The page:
Belize: Weather Overview
Belize, bordering with Mexico and Guatemala on the east coast of Central America, enjoys a sub-tropical climate dominated by variations in rainfall. Hot weather and high humidity can be expected year round. There is a dry season from December till May, and a wet season from June till November. There is also a brief dry season known as the âlittle dryâ that usually occurs in late July or early August. Belize is also affected by hurricanes; from July to October falls the period of greatest risk. Due to the diverse topography of Belize, there are vast regional variations in weather. The country can be split up into three climatic regions: the flat, low-lying north, the hilly south with the Maya Mountains, and the offshore Cayes (keys) off the east coast. Belize is a place of incredible beauty and biodiversity. While the mainland suffers from heavy deforestation, marine areas are less affected by development and much of the coral is considered pristine.
Northern Belize is the driest region of Belize, receiving around 1270 mm of rainfall per year. Temperatures are also slightly higher. Orange Walk, in the north, sees average high temperatures constantly hovering around 30°C. In the lead up to the wet season and throughout it, from March till October, the average high temperature per month stays above 30°C. From November till April it cools off very slightly, seeing average highs of 30°C or lower. January is its âcoolestâ month with an average high of 28°C. Night time lows show greater variation, averaging in the mid-20s during the hot, wet months, and dropping to around 20°C during the dry months. Coastal, northern Belize benefits from the moderating effects of the Caribbean Sea. Belize City is usually about 2°C cooler than inner regions. Belmopan, further south and west, sees similar summer highs to Belize City but its evenings are marginally cooler, possible due to lower humidity levels. Belmopan also receives its wet season earlier than further areas further north; its wettest month is June. Coastal regions are often very windy from February to July, being the recipient of northeast trade winds, and are at risk of hurricanes from July to October.
The lower levels of rainfall and higher temperatures in the north are due to this areaâs topography. The lack of high ground or mountains means rainfall is less likely to form, as humid air can easily pass over the region. Lower elevations always correlate with higher temperatures. Higher humidity levels in areas near the coast are due to the great abundance of water. Obviously, there is the vast Caribbean Sea but away from the coast much of the flat land is dominated by lagoons and swamps.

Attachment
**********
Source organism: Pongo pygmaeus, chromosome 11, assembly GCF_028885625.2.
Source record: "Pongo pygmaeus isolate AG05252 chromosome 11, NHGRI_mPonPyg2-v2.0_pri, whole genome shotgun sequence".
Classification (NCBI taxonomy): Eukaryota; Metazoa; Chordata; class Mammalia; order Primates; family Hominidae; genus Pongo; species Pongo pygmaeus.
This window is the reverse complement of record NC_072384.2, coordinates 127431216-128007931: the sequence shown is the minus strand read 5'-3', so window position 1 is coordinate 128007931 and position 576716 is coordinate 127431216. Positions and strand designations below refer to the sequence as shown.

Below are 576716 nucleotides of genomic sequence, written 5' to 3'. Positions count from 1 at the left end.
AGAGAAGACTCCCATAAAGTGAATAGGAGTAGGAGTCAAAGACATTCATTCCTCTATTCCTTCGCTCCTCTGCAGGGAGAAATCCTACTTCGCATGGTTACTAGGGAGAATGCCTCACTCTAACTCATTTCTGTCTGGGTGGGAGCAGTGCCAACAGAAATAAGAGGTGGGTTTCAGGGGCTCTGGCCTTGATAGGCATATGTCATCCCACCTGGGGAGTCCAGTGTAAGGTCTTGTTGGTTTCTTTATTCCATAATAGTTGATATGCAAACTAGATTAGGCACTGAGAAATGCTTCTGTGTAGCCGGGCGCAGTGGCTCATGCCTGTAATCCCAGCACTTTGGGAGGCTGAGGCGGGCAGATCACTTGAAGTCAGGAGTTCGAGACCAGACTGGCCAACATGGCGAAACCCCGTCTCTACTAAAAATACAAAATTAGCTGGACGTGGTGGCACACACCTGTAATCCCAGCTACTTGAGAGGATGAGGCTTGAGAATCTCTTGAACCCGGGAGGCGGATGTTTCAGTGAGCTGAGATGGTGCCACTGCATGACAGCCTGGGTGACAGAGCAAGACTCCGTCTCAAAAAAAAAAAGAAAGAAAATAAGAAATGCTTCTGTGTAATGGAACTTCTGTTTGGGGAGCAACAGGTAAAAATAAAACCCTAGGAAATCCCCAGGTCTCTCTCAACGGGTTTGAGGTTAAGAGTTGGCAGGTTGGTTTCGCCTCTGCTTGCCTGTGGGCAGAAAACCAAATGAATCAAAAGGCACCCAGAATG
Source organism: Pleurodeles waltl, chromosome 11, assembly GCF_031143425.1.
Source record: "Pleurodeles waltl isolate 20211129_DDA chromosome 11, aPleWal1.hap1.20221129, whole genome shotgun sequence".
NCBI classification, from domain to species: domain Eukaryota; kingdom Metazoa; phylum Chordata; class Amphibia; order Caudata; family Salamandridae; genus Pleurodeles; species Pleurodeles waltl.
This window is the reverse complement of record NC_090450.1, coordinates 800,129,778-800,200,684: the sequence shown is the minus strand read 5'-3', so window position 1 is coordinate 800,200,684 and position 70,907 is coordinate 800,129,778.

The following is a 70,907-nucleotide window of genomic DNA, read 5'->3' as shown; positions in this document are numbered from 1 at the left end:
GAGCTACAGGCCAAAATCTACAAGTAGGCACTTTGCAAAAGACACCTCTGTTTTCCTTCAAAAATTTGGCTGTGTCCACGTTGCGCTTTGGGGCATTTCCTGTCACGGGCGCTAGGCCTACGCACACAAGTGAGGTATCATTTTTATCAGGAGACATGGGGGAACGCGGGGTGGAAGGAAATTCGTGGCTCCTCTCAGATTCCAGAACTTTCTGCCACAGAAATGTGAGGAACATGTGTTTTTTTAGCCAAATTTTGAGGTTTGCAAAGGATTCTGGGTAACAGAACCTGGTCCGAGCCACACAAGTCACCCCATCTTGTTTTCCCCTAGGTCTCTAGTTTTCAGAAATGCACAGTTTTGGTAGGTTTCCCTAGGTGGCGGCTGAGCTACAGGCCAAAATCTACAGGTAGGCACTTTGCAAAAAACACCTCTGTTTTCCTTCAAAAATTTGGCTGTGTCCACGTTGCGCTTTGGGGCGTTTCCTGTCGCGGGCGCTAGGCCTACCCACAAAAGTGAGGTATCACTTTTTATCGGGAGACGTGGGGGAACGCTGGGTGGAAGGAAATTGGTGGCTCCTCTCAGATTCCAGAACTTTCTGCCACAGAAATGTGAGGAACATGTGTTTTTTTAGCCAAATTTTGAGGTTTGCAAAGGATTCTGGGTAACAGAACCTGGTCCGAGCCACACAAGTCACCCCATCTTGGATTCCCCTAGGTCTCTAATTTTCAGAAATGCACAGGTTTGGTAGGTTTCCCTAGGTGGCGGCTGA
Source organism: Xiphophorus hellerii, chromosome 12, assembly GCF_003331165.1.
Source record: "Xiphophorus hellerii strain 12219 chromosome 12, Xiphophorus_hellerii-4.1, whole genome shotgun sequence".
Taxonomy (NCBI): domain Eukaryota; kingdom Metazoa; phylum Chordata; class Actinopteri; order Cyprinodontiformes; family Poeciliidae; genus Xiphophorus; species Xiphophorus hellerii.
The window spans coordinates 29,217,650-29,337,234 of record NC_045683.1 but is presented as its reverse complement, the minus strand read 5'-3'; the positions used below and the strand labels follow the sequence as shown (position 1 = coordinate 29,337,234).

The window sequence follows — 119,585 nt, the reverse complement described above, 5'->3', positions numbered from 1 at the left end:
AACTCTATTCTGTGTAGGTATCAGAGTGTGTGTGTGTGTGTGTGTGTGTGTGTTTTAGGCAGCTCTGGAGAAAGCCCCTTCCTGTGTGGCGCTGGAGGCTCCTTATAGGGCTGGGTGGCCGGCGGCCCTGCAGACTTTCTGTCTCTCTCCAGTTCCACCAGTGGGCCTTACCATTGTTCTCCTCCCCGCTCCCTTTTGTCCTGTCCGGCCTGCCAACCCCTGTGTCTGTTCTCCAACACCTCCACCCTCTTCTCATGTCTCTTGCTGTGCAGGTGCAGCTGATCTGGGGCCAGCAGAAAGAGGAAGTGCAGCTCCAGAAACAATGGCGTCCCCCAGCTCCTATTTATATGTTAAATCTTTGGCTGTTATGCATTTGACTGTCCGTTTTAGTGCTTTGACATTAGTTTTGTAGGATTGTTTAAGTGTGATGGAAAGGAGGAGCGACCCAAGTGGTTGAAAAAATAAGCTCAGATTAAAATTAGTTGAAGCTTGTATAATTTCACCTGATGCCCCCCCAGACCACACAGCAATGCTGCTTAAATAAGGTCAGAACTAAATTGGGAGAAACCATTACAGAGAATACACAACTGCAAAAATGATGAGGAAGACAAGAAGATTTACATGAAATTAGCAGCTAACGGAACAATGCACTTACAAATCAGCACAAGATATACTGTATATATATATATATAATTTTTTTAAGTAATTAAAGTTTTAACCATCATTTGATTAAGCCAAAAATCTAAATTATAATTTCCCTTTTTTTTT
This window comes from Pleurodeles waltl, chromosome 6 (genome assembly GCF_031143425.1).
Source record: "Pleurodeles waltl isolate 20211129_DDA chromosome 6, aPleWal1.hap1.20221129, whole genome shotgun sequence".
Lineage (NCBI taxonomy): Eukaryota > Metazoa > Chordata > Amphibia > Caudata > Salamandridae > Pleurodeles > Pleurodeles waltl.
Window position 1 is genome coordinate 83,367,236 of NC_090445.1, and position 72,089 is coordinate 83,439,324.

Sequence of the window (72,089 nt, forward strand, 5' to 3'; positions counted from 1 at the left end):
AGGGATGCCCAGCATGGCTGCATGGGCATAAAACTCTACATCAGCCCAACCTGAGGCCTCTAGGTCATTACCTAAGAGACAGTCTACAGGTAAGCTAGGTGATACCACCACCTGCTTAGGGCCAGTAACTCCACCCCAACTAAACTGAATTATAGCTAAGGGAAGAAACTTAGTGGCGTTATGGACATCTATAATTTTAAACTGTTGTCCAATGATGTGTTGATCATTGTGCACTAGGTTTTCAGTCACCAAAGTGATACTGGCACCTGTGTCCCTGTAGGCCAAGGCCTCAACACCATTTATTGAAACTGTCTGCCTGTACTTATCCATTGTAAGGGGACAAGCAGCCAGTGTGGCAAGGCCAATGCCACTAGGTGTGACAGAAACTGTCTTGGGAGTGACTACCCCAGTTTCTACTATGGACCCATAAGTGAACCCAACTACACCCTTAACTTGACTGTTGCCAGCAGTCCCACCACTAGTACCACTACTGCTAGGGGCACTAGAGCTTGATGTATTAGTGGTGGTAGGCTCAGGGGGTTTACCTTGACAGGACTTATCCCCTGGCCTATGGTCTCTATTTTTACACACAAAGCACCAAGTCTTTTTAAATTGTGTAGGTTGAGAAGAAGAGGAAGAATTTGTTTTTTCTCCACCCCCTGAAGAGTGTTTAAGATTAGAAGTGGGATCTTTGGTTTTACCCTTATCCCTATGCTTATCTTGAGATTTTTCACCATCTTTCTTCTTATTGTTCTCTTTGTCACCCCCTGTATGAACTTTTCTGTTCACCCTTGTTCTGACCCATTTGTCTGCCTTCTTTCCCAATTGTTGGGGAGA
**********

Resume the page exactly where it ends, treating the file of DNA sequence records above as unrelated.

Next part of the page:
Southern Belize sees high levels of rainfall and slightly lower temperatures. Punta Gorda, in the far south on the coast, sees about 4500 mm of rainfall per year and average high temperatures around 2°C cooler than in Orange Walk. Higher up in the mountains it is generally much cooler, temperatures dropping with increasing altitude. These mountains, reaching up to 3000 feet in places, trap humid air and result in higher levels of rainfall. The rainy season arrives earlier in the southeast before it travels northwest, and the south is also less likely to experience the âlittle dryâ season. Punta Gordaâs wettest month is July, while Orange Walkâs is September, and Punta Gorda does not see a lull in its rainfall. Again, coastal regions are cooler than low lying inland areas and benefit from a cooling coastal breeze. Polar air fronts are strongest from October to January and create ideal windsurfing and sailing conditions.
The Cayes (Keys) receive low rainfall in comparison to southern regions of mainland Belize, averaging around 1500 mm per year. Temperatures are almost identical to coastal Belize, made almost imperceptibly cooler by their increased exposure to sea winds. This helps to temper the effect of the higher humidity levels of the Cayes.
The best time to visit Belize is between February and May, no matter what kind of holiday you are looking for. This period sees the least rain and the lowest temperatures. Other benefits of this kind of weather are the reduced frequency of storms and a clearer sea. Anyone visiting coastal Belize is sure to want to explore the stunning coral reefs that lie just offshore and clear weather improves visibility and swimming conditions. The wind is at its strongest creating perfect windsurfing conditions and fantastic waves for surfing, but storms have not churned sand and sediment into the water. Gloverâs Reef is considered the only safe surf spot in Belize, as it does not break over shallow coral. Ambergris Caye is the most popular tourist destination in Belize. If you are a dive purist you should head for the Outer Atolls. Due to their relative inaccessibility, these offer the best diving in Belize.
As the climate of Belize is sub-tropical, rainfall, whichever season it occurs in, usually falls in extreme torrential downpours, often in thunderstorms with high winds. While rainfall levels are dramatically reduced during the dry season, occasional storms are an unpredictable certainty and visitors should always go prepared for wet weather. In extreme cases during and usually during August and September, this can turn into hurricane weather. Though Belize is south of the usual path of hurricanes, it is quite close to the entrance to the Gulf of Mexico and the country has been the victim of several horrific cyclones that caused extensive damage.